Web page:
Good news for automotive students: The U.S. automotive aftermarket is expected to grow on a compound annual growth rate (CAGR) of 3.4 percent until 2017.
For young auto professionals, that could mean increased employment opportunities, as the growth translates into more service and repairs at shops and dealerships.
According to the “2014 Joint Channel Forecast Model,” produced jointly by the Automotive Aftermarket Suppliers Association (AASA) and the Auto Care Association, the total aftermarket sales are predicted to grow from $238.4 billion in 2013 to $273.4 billion in 2017, an increase of $35 billion over the four year period.
“The forecast model demonstrates that despite strong new vehicle sales, historic high gas prices and a flattening of miles driven, our industry is poised for steady growth,” said Kathleen Schmatz, Auto Care Association president and CEO. “Why? The average age of vehicles is 11.4 years, the oldest ever, and the age mix of vehicles continues to favor older vehicles, creating a robust sweet spot for service and repair.”
“The forecast model anticipates that growth in population, employment and income will lead to an increase in miles driven and the number of vehicles on the road resulting in long term aftermarket growth,” said Bill Long, AASA president and COO. “The Channel Forecast Model is a tool to help participants achieve that growth despite some of the major market shifts facing our industry such as vehicle telematics, increasing vehicle technology, new-model introductions and parts proliferation.”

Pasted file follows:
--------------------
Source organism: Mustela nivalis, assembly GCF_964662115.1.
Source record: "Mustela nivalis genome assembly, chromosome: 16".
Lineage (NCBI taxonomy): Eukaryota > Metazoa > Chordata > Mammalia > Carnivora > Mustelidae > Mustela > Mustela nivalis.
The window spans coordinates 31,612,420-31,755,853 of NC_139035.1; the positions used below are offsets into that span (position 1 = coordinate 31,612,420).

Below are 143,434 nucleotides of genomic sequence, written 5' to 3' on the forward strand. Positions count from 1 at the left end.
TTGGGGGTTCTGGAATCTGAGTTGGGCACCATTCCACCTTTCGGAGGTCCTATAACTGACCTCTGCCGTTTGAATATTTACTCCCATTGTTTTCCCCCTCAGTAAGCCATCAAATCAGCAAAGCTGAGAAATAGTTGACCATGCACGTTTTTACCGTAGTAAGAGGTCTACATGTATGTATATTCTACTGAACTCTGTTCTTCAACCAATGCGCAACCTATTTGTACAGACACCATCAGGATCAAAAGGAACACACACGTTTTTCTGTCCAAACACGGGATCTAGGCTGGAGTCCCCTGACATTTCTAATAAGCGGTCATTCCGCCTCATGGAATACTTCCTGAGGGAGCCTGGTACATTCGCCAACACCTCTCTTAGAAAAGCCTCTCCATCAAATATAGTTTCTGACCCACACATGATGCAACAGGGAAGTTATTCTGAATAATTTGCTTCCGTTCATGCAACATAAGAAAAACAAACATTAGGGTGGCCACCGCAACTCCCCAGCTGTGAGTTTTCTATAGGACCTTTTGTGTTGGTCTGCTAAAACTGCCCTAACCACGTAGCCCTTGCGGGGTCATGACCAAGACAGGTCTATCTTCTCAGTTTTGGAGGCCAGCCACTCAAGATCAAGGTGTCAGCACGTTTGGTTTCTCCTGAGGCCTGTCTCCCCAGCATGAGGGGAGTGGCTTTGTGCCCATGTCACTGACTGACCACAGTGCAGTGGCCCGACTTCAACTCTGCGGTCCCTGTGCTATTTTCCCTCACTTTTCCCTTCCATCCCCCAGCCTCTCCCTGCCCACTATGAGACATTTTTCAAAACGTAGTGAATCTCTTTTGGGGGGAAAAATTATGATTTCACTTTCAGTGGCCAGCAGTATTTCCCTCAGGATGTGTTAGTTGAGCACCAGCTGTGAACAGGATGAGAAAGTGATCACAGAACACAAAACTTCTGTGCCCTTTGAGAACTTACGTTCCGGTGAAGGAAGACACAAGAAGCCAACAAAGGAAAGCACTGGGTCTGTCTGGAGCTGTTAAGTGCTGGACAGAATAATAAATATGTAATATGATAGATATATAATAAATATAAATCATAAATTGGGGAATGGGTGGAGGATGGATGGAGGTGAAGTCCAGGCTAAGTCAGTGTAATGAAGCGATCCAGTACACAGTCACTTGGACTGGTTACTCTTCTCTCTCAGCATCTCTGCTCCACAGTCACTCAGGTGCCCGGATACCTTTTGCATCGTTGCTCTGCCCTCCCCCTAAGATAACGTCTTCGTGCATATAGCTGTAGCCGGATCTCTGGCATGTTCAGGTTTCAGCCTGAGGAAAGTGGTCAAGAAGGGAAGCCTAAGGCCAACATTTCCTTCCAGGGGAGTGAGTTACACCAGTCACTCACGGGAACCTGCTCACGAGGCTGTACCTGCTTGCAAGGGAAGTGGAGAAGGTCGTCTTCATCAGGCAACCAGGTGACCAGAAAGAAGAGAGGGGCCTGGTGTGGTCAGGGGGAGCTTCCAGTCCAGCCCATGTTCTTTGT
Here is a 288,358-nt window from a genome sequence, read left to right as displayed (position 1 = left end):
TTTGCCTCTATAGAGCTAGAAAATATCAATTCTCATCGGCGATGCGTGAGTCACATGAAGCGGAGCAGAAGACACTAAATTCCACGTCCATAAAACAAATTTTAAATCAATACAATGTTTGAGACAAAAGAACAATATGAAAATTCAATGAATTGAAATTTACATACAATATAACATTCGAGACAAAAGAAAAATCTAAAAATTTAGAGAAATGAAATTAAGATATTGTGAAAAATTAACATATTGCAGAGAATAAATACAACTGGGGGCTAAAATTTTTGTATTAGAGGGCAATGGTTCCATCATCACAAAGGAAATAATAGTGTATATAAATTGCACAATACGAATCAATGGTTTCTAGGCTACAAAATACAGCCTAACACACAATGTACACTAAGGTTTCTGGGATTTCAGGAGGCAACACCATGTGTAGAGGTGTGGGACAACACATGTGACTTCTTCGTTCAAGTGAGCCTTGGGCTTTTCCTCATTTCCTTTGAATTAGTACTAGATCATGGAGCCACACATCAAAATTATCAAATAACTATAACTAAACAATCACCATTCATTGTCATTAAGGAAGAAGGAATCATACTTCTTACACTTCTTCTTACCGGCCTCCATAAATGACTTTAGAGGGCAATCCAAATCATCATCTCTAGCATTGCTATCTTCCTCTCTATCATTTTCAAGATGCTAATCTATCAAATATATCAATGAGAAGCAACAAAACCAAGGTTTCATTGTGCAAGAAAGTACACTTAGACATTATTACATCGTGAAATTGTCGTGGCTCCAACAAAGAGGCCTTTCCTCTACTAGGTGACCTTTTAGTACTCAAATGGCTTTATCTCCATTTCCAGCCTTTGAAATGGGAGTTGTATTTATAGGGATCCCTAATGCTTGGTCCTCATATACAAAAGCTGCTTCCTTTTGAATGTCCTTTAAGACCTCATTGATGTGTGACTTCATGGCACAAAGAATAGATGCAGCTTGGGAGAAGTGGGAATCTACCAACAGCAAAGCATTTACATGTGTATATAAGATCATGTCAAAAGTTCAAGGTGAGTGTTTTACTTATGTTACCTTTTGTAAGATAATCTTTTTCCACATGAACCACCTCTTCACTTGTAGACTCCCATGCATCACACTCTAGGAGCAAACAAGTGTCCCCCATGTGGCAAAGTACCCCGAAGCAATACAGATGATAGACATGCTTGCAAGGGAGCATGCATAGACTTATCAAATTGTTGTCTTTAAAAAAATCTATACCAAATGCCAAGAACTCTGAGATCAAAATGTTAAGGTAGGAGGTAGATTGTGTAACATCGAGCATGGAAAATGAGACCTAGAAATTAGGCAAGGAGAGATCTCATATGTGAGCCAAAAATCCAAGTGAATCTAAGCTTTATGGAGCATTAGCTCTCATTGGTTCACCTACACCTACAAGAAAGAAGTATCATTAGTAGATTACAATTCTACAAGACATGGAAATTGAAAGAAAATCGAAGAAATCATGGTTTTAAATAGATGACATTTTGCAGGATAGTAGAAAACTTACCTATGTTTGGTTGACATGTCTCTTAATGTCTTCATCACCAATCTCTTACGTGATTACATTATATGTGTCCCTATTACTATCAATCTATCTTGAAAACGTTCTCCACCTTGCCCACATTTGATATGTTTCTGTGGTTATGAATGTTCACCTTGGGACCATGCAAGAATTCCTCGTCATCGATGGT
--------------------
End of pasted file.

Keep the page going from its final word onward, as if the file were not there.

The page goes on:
The market sizing and forecast is conducted on behalf of AASA and the Auto Care Association by IHS – driven by Polk, the renowned economic and market information firm. It is based on the U.S. Census Bureau’s Economic Census, IMR and Polk data, and proprietary IHS economic analysis and forecasting models.
The Joint Channel Forecast Model is available at the AASA website, www.aftermarketsuppliers.org, and in the Auto Care Association’s 2015 Digital Auto Care Factbook, available at www.autocare.org.